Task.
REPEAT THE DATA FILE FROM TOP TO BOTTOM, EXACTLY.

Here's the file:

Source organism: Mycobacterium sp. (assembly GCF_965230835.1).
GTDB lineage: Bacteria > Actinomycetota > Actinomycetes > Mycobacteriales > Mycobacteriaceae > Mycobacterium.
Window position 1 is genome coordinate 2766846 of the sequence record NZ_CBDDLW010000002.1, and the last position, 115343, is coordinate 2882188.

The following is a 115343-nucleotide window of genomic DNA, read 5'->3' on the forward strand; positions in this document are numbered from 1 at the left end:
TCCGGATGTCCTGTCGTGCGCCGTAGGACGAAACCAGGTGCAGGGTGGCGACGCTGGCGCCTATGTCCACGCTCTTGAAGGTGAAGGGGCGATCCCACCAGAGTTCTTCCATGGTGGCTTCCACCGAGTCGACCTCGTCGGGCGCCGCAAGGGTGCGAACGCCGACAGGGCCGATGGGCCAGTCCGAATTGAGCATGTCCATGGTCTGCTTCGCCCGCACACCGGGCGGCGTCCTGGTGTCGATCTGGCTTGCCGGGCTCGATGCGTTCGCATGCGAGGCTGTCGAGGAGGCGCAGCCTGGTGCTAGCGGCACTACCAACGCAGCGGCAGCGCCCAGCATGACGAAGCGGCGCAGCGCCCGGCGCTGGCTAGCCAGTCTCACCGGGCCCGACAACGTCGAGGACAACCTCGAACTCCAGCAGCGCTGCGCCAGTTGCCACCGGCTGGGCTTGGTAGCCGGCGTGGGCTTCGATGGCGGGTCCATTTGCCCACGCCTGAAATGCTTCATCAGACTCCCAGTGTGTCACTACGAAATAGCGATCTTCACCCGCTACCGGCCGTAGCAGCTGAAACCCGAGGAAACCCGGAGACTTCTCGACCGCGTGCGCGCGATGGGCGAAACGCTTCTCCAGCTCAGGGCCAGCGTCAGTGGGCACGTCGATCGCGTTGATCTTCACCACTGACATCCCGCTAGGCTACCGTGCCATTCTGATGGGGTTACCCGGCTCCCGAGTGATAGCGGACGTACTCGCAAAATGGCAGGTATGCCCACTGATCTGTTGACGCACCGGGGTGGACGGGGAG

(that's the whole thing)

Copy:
Source organism: Mycobacterium sp. (assembly GCF_965230835.1).
GTDB lineage: Bacteria > Actinomycetota > Actinomycetes > Mycobacteriales > Mycobacteriaceae > Mycobacterium.
Window position 1 is genome coordinate 2766846 of the sequence record NZ_CBDDLW010000002.1, and the last position, 115343, is coordinate 2882188.

The following is a 115343-nucleotide window of genomic DNA, read 5'->3' on the forward strand; positions in this document are numbered from 1 at the left end:
TCCGGATGTCCTGTCGTGCGCCGTAGGACGAAACCAGGTGCAGGGTGGCGACGCTGGCGCCTATGTCCACGCTCTTGAAGGTGAAGGGGCGATCCCACCAGAGTTCTTCCATGGTGGCTTCCACCGAGTCGACCTCGTCGGGCGCCGCAAGGGTGCGAACGCCGACAGGGCCGATGGGCCAGTCCGAATTGAGCATGTCCATGGTCTGCTTCGCCCGCACACCGGGCGGCGTCCTGGTGTCGATCTGGCTTGCCGGGCTCGATGCGTTCGCATGCGAGGCTGTCGAGGAGGCGCAGCCTGGTGCTAGCGGCACTACCAACGCAGCGGCAGCGCCCAGCATGACGAAGCGGCGCAGCGCCCGGCGCTGGCTAGCCAGTCTCACCGGGCCCGACAACGTCGAGGACAACCTCGAACTCCAGCAGCGCTGCGCCAGTTGCCACCGGCTGGGCTTGGTAGCCGGCGTGGGCTTCGATGGCGGGTCCATTTGCCCACGCCTGAAATGCTTCATCAGACTCCCAGTGTGTCACTACGAAATAGCGATCTTCACCCGCTACCGGCCGTAGCAGCTGAAACCCGAGGAAACCCGGAGACTTCTCGACCGCGTGCGCGCGATGGGCGAAACGCTTCTCCAGCTCAGGGCCAGCGTCAGTGGGCACGTCGATCGCGTTGATCTTCACCACTGACATCCCGCTAGGCTACCGTGCCATTCTGATGGGGTTACCCGGCTCCCGAGTGATAGCGGACGTACTCGCAAAATGGCAGGTATGCCCACTGATCTGTTGACGCACCGGGGTGGACGGGGAG